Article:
1 - Pain, Suffering and the Broken World
Published online by Cambridge University Press: 10 January 2023
People suffer pain. People suffer from broken bones and from broken hearts. People suffer from lesions and from loneliness. People suffer from pain and from the absence of pleasure. And pain is concrete. After all, pains ‘can't exist without someone feeling them’. Yet for those experiencing pain, it might also be felt even when there is no physical evidence. And not all pain causes suffering. That is to say, while it is often discussed in relation to pain, suffering does not always as neatly to correspond. Suffering, after all, ‘is not merely a matter of pain and other physical symptoms, but in addition has psychological, existential, and social dimensions’. Suffering, accordingly, tends to confound simple clarification and explanation. Moreover, while it might not originate from pain or from illness, ‘it [suffering] can make us feel ill and can even cause us to develop various ailments’. So, pain can be a cause of suffering. Yet not always. Suffering can cause further affliction too, heaping burden upon burden.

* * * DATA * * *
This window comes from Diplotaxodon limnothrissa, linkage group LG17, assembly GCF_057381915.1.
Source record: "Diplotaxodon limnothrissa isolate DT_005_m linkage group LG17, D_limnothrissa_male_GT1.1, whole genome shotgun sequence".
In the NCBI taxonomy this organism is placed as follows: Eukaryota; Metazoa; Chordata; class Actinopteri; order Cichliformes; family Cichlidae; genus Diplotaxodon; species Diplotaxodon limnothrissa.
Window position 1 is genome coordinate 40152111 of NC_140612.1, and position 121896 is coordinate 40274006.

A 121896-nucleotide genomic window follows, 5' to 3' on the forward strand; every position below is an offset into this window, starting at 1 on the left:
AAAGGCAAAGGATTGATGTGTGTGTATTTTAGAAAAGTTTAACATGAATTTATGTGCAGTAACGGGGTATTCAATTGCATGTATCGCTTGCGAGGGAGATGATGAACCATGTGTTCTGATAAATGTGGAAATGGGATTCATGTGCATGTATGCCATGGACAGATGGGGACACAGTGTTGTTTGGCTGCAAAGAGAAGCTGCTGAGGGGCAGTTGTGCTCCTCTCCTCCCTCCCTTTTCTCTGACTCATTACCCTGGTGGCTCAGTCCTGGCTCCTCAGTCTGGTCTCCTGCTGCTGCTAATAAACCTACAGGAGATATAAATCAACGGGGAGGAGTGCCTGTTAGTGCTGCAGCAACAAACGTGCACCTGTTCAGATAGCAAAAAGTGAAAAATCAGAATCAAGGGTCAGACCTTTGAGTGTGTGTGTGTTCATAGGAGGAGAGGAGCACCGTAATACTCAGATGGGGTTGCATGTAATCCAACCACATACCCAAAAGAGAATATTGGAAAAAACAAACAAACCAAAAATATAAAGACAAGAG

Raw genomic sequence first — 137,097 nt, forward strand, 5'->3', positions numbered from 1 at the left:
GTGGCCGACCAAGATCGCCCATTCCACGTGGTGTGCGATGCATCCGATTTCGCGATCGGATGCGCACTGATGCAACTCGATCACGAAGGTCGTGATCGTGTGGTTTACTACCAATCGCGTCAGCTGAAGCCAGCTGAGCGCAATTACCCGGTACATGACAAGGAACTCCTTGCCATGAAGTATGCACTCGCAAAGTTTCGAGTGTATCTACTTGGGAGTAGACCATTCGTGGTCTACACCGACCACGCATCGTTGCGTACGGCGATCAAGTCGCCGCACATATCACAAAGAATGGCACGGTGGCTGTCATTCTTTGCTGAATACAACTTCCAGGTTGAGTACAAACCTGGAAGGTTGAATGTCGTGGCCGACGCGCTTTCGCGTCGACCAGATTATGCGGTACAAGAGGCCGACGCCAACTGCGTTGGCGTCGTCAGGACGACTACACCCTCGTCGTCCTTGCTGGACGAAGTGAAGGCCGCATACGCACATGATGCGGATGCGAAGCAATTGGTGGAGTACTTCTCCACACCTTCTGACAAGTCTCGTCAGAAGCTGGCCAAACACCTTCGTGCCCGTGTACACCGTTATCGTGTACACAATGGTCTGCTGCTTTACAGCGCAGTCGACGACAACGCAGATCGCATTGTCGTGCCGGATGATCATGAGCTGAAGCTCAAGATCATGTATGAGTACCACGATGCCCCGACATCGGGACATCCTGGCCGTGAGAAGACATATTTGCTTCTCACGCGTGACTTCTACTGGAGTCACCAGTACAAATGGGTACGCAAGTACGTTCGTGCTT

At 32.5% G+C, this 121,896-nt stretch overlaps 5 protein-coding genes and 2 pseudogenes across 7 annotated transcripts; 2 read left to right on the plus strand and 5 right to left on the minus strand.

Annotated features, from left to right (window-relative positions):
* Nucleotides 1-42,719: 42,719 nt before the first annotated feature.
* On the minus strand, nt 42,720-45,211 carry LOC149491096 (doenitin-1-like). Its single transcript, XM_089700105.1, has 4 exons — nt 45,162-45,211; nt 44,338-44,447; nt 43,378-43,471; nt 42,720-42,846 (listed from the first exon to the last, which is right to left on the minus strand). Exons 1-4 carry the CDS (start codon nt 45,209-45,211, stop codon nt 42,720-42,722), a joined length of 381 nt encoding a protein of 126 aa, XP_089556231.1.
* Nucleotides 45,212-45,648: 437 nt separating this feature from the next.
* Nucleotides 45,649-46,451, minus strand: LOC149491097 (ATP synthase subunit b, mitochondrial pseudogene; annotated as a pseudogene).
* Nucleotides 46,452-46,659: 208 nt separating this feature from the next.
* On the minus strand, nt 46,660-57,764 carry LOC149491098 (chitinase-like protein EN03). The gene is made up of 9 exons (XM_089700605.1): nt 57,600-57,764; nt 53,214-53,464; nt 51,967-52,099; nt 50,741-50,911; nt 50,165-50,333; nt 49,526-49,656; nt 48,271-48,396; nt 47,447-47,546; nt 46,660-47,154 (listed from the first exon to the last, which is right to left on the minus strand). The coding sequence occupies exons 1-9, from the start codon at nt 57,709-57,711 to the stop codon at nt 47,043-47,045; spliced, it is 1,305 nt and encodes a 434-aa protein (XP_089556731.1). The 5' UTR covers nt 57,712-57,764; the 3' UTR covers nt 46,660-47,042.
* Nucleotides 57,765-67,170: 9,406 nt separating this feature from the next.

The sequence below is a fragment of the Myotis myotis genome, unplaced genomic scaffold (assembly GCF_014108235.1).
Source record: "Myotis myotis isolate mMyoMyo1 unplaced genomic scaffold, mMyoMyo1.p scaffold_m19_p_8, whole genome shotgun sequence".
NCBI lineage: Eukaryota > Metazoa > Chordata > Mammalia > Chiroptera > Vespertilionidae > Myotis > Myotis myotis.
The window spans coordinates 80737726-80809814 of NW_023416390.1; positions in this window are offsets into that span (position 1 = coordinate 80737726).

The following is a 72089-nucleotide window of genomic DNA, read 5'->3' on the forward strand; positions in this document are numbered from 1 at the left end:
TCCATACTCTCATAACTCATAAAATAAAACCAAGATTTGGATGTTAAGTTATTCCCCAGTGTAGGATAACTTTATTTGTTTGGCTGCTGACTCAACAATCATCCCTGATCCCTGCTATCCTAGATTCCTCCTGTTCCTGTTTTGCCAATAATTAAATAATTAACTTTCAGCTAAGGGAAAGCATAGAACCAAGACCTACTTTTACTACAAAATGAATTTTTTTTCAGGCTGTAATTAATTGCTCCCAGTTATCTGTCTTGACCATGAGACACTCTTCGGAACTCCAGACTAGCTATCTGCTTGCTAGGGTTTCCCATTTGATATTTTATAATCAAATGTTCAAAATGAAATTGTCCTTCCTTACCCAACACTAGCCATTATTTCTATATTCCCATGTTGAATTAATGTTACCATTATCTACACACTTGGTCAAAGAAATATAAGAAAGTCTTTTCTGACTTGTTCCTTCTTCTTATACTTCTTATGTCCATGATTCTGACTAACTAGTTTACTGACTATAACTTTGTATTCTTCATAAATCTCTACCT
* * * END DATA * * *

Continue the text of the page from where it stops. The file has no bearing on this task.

Nevertheless, people in pain, experienced physically or psychologically or inexplicably, report ‘suffering from pain when they feel out of control, when the pain is overwhelming, when the source of the pain is unknown, when the meaning of the pain is dire, or when the pain is apparently without end’. As Eric Cassell has commented further, suffering occurs when persons perceive their pain ‘as a threat to their continued existence – not merely to their lives but their integrity as persons’. Such threat can excite experiences of despair. And despair, as Gabriel Marcel proposes, entangles or entraps persons in an unpredictable dialectic that moves between desire and fear; between things not yet possessed and things possessed at risk of being lost.
Suffering, therefore, includes the subjective experience of losing or risking the loss of some perceived good. But those things not yet possessed and those things possessed at risk of being lost, those values in late modern vernacular, are shaped to some degree by ‘the character of society […] [that] determines the way [persons] experience their own physical aches and hurts as concrete pain’. Ivan Illich goes on to clarify, stating that ‘The act of suffering always has a historical dimension’.
- Resourcing Hope for Ageing and Dying in a Broken WorldWayfaring through Despair, pp. 19 - 38Publisher: Anthem PressPrint publication year: 2022